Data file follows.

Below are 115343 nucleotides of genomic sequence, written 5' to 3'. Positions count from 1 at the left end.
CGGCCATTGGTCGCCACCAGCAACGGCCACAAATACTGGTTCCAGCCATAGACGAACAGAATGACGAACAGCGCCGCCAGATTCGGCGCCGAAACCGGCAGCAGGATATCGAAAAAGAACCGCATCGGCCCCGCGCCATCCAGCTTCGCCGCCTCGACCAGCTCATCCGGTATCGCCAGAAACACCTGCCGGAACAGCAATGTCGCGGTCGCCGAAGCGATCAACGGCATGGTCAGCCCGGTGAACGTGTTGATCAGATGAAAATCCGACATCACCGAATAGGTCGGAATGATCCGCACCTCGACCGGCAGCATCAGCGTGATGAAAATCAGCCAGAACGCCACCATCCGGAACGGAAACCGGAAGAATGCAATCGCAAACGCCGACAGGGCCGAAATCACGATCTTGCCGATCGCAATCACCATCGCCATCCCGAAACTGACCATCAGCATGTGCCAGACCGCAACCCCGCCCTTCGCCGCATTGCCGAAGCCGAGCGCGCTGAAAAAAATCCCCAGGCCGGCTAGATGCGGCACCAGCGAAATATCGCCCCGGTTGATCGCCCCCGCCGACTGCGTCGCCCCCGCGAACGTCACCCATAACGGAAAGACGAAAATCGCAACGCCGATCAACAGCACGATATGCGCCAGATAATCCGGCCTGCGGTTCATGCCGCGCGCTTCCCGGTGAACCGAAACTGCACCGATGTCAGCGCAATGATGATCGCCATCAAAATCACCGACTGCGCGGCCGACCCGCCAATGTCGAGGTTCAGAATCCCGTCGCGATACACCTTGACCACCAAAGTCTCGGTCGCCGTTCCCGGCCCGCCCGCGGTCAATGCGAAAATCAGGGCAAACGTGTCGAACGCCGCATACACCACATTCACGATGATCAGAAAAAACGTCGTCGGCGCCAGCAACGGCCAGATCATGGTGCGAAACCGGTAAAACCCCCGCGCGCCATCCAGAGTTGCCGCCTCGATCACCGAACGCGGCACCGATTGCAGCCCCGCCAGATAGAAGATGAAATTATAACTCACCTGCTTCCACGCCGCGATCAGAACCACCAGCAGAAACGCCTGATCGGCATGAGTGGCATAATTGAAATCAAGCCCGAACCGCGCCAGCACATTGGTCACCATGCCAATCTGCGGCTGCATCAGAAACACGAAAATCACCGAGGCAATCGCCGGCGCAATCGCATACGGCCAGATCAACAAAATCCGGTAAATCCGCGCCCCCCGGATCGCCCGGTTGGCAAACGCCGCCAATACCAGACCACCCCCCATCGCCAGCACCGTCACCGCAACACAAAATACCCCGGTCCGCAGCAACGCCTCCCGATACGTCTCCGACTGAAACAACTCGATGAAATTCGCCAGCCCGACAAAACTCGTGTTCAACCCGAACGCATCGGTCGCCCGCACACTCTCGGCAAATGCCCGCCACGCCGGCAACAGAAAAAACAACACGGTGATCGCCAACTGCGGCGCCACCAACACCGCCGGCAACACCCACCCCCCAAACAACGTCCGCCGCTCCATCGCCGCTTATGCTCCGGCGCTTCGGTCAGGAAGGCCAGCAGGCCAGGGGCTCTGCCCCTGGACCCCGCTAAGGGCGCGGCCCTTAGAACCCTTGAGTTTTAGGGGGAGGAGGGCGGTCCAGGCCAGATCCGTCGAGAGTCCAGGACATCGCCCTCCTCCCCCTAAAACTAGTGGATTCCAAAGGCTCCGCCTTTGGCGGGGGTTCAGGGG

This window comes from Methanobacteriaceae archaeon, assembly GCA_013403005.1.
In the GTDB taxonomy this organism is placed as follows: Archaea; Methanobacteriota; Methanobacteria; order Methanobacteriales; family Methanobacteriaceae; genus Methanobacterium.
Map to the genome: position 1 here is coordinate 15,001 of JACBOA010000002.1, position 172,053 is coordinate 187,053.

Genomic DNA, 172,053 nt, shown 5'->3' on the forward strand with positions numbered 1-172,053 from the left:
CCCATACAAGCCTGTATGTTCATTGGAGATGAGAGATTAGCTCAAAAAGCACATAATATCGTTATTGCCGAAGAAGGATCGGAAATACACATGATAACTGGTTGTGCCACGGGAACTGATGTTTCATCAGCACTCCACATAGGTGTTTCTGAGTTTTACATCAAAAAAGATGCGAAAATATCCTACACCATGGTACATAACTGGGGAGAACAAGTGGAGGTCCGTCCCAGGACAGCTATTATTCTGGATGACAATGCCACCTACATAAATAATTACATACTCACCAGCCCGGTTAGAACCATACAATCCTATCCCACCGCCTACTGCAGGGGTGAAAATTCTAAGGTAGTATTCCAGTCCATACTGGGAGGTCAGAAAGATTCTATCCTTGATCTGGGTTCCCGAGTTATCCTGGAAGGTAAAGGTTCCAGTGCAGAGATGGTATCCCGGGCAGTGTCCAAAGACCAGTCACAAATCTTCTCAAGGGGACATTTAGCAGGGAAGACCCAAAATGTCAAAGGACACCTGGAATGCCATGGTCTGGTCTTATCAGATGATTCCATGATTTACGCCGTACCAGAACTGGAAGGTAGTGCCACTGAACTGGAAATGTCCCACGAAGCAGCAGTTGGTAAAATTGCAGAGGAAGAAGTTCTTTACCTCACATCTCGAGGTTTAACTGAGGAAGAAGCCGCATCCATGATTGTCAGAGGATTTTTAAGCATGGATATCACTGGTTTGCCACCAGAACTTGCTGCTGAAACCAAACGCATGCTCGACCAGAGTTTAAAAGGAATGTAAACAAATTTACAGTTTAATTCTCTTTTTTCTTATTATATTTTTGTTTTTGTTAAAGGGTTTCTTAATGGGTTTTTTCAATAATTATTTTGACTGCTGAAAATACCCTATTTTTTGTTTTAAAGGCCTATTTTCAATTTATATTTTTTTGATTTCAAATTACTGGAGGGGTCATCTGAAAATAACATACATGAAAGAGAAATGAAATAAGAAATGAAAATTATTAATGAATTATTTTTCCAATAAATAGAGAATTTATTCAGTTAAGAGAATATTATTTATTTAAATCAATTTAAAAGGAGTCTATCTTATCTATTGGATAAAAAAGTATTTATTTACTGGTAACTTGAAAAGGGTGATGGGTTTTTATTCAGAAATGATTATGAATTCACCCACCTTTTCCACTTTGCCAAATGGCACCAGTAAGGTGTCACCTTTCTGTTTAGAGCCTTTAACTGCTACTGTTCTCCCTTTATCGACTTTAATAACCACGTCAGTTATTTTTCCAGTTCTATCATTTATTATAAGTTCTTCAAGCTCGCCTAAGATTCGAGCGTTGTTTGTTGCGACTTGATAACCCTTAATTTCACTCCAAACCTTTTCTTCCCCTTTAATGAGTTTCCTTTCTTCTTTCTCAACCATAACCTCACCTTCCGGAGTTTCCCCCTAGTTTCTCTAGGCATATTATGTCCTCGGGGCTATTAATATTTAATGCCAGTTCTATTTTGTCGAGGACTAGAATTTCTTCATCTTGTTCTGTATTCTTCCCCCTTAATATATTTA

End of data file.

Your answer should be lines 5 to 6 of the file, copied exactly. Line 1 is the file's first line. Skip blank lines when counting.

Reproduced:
Map to the genome: position 1 here is coordinate 15,001 of JACBOA010000002.1, position 172,053 is coordinate 187,053.

Genomic DNA, 172,053 nt, shown 5'->3' on the forward strand with positions numbered 1-172,053 from the left: